69. Colonel BURN
asked the Secretary of State for War if he is aware of the freedom given to the German prisoners in certain parts of the country, and the harm that is being done by the freedom of intercourse that is now possible between them and the inhabitants; and will he take steps to prevent this?
§ Mr. CHURCHILL
Men employed in agriculture, which is virtually the only work on which prisoners of war are now engaged, owing to the smallness of the groups in which they are employed, have 966 necessarily always had less immediate supervision than those employed in other forms of labour. The supervision of these men and all other prisoners of war is now precisely the same as it was before the Armistice. Strict orders are issued as to the intercourse between prisoners of war and the inhabitants, and I understand that these orders are observed.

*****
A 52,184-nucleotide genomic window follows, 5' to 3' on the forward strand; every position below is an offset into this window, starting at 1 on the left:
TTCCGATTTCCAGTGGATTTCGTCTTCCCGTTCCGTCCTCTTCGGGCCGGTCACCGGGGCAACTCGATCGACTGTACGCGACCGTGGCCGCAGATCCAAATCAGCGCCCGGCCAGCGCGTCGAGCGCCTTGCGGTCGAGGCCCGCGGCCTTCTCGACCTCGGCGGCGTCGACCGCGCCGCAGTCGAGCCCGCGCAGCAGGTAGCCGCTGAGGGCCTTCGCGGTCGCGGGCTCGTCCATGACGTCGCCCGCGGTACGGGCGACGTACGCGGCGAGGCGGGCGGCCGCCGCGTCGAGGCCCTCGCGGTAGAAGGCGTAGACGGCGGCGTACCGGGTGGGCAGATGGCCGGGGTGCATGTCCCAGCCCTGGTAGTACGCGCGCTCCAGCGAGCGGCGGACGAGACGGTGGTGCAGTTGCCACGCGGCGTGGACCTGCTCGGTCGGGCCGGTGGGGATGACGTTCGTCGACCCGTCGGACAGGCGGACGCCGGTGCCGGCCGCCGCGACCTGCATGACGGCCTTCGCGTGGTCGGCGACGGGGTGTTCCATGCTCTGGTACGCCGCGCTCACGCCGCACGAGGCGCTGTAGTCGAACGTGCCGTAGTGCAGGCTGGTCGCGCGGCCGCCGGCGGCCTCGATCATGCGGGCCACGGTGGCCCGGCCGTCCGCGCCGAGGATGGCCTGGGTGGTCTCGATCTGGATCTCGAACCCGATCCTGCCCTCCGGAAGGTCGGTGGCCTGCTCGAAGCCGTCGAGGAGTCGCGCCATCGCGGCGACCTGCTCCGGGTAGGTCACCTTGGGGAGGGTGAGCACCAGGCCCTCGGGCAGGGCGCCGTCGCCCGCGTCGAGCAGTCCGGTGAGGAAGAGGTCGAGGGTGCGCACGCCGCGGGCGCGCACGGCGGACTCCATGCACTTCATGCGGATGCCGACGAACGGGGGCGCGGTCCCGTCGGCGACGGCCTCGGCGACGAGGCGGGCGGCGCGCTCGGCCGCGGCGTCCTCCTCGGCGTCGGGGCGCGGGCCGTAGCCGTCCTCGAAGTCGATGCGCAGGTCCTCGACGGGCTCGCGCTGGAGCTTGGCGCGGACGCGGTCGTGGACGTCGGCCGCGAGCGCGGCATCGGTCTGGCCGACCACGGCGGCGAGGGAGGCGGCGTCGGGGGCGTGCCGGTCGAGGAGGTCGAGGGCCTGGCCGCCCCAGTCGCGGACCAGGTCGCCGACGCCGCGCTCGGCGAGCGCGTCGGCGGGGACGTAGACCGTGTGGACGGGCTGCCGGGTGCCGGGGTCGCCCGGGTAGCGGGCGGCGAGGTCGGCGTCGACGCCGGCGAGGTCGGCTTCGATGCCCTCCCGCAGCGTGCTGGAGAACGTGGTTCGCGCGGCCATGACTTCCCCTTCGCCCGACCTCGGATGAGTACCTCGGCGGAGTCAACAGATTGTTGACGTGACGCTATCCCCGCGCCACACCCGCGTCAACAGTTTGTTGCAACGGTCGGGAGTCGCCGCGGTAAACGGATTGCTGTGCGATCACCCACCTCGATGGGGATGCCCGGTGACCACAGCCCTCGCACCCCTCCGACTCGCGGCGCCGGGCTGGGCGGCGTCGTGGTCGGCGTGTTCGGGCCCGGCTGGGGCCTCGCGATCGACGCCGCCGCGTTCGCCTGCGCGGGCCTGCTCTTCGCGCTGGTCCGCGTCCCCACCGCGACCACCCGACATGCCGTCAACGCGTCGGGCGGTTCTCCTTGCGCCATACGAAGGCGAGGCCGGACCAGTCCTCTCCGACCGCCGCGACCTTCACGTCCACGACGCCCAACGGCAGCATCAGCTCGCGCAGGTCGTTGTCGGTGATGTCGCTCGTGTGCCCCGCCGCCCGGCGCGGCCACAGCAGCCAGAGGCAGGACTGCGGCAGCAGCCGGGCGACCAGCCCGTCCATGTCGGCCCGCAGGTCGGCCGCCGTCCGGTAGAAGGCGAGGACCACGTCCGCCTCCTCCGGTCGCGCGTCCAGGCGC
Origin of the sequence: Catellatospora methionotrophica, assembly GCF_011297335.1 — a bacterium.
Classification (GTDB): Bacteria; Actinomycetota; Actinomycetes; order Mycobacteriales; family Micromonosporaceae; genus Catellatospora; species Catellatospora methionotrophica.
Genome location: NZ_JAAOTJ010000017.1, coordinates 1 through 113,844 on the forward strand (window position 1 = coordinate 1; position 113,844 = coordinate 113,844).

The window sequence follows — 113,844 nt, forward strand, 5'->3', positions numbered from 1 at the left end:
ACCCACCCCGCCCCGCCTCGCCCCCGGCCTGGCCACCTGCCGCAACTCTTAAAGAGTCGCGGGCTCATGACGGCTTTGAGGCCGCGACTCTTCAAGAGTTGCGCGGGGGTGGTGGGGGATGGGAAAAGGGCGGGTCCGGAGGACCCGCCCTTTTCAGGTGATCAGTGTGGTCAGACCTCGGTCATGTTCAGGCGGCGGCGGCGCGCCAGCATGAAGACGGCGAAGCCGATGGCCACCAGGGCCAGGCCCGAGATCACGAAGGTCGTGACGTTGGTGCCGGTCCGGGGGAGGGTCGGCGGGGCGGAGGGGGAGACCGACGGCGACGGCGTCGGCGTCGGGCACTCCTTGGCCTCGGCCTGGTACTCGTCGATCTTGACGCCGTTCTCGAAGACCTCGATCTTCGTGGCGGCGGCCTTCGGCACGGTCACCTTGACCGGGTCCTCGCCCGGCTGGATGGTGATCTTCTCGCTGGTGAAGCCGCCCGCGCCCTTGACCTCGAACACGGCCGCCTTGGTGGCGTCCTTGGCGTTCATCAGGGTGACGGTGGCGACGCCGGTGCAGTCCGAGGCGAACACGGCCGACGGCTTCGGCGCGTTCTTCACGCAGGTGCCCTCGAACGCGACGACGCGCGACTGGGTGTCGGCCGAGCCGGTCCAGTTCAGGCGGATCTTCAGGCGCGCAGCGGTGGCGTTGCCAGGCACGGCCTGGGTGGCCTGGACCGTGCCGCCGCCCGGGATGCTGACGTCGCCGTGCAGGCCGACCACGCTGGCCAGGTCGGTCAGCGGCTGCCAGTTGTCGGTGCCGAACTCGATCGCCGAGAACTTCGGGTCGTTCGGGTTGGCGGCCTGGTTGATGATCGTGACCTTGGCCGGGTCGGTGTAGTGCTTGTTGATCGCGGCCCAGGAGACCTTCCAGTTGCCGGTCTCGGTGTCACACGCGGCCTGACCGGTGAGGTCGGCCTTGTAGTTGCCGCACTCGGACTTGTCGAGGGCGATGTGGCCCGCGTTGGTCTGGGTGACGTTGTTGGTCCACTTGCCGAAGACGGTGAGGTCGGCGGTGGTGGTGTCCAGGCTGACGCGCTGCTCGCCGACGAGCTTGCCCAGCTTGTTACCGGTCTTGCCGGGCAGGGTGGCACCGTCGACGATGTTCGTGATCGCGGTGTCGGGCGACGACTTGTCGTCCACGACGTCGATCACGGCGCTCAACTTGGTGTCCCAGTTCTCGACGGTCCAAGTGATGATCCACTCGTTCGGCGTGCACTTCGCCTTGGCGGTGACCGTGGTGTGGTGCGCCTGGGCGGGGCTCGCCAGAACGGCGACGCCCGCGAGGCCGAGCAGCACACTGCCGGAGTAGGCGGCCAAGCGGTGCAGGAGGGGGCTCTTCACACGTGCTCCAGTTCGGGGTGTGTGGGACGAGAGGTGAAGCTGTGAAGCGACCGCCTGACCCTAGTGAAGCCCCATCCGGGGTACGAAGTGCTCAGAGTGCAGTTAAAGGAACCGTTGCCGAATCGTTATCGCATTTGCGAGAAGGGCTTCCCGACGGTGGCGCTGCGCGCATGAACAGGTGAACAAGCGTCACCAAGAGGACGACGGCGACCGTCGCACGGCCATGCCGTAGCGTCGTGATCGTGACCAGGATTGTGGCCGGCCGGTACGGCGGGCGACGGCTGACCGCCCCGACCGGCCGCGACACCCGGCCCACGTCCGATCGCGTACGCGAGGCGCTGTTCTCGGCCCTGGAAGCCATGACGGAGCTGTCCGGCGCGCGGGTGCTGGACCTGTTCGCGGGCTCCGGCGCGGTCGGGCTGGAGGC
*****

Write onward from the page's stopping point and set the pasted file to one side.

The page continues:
Is the right hon. Gentleman aware that this possibility of freedom of intercourse has led to most undesirable results in the case of certainly three young girls, and that lying reports of conditions under which they live are spread by these German prisoners, and unfortunately are believed?